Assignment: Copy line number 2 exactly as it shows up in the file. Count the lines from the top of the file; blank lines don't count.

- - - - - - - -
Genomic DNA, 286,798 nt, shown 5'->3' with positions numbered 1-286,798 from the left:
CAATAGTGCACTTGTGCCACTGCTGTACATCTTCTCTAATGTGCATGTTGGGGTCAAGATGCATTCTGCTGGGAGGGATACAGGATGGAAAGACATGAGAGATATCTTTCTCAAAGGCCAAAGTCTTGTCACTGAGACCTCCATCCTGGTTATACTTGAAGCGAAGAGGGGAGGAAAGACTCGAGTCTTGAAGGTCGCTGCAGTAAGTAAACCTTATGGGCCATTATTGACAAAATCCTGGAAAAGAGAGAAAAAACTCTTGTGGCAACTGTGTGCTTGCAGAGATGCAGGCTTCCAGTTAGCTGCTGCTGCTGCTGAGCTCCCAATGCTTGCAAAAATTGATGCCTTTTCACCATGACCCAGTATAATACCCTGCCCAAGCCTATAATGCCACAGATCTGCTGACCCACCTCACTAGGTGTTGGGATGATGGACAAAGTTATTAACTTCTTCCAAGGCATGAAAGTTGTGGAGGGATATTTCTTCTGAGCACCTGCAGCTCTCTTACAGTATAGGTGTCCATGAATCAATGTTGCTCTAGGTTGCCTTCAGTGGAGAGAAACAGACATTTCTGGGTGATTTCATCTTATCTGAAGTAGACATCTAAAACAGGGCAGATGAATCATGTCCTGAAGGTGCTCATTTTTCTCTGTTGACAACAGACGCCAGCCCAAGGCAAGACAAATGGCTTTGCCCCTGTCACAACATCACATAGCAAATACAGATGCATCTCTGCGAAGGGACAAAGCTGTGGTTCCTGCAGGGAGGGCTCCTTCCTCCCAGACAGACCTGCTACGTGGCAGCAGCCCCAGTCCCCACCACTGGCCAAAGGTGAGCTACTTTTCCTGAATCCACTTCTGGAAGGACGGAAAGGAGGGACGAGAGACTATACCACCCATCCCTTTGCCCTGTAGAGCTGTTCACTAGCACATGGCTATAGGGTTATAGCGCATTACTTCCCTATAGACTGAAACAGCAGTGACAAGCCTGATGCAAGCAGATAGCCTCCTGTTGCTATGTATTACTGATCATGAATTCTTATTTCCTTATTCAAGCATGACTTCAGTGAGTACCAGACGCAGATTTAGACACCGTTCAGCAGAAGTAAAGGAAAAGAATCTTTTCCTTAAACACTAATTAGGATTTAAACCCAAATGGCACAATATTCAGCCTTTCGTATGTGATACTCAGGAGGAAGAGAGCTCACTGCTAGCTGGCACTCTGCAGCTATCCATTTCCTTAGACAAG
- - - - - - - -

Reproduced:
CAATAGTGCACTTGTGCCACTGCTGTACATCTTCTCTAATGTGCATGTTGGGGTCAAGATGCATTCTGCTGGGAGGGATACAGGATGGAAAGACATGAGAGATATCTTTCTCAAAGGCCAAAGTCTTGTCACTGAGACCTCCATCCTGGTTATACTTGAAGCGAAGAGGGGAGGAAAGACTCGAGTCTTGAAGGTCGCTGCAGTAAGTAAACCTTATGGGCCATTATTGACAAAATCCTGGAAAAGAGAGAAAAAACTCTTGTGGCAACTGTGTGCTTGCAGAGATGCAGGCTTCCAGTTAGCTGCTGCTGCTGCTGAGCTCCCAATGCTTGCAAAAATTGATGCCTTTTCACCATGACCCAGTATAATACCCTGCCCAAGCCTATAATGCCACAGATCTGCTGACCCACCTCACTAGGTGTTGGGATGATGGACAAAGTTATTAACTTCTTCCAAGGCATGAAAGTTGTGGAGGGATATTTCTTCTGAGCACCTGCAGCTCTCTTACAGTATAGGTGTCCATGAATCAATGTTGCTCTAGGTTGCCTTCAGTGGAGAGAAACAGACATTTCTGGGTGATTTCATCTTATCTGAAGTAGACATCTAAAACAGGGCAGATGAATCATGTCCTGAAGGTGCTCATTTTTCTCTGTTGACAACAGACGCCAGCCCAAGGCAAGACAAATGGCTTTGCCCCTGTCACAACATCACATAGCAAATACAGATGCATCTCTGCGAAGGGACAAAGCTGTGGTTCCTGCAGGGAGGGCTCCTTCCTCCCAGACAGACCTGCTACGTGGCAGCAGCCCCAGTCCCCACCACTGGCCAAAGGTGAGCTACTTTTCCTGAATCCACTTCTGGAAGGACGGAAAGGAGGGACGAGAGACTATACCACCCATCCCTTTGCCCTGTAGAGCTGTTCACTAGCACATGGCTATAGGGTTATAGCGCATTACTTCCCTATAGACTGAAACAGCAGTGACAAGCCTGATGCAAGCAGATAGCCTCCTGTTGCTATGTATTACTGATCATGAATTCTTATTTCCTTATTCAAGCATGACTTCAGTGAGTACCAGACGCAGATTTAGACACCGTTCAGCAGAAGTAAAGGAAAAGAATCTTTTCCTTAAACACTAATTAGGATTTAAACCCAAATGGCACAATATTCAGCCTTTCGTATGTGATACTCAGGAGGAAGAGAGCTCACTGCTAGCTGGCACTCTGCAGCTATCCATTTCCTTAGACAAG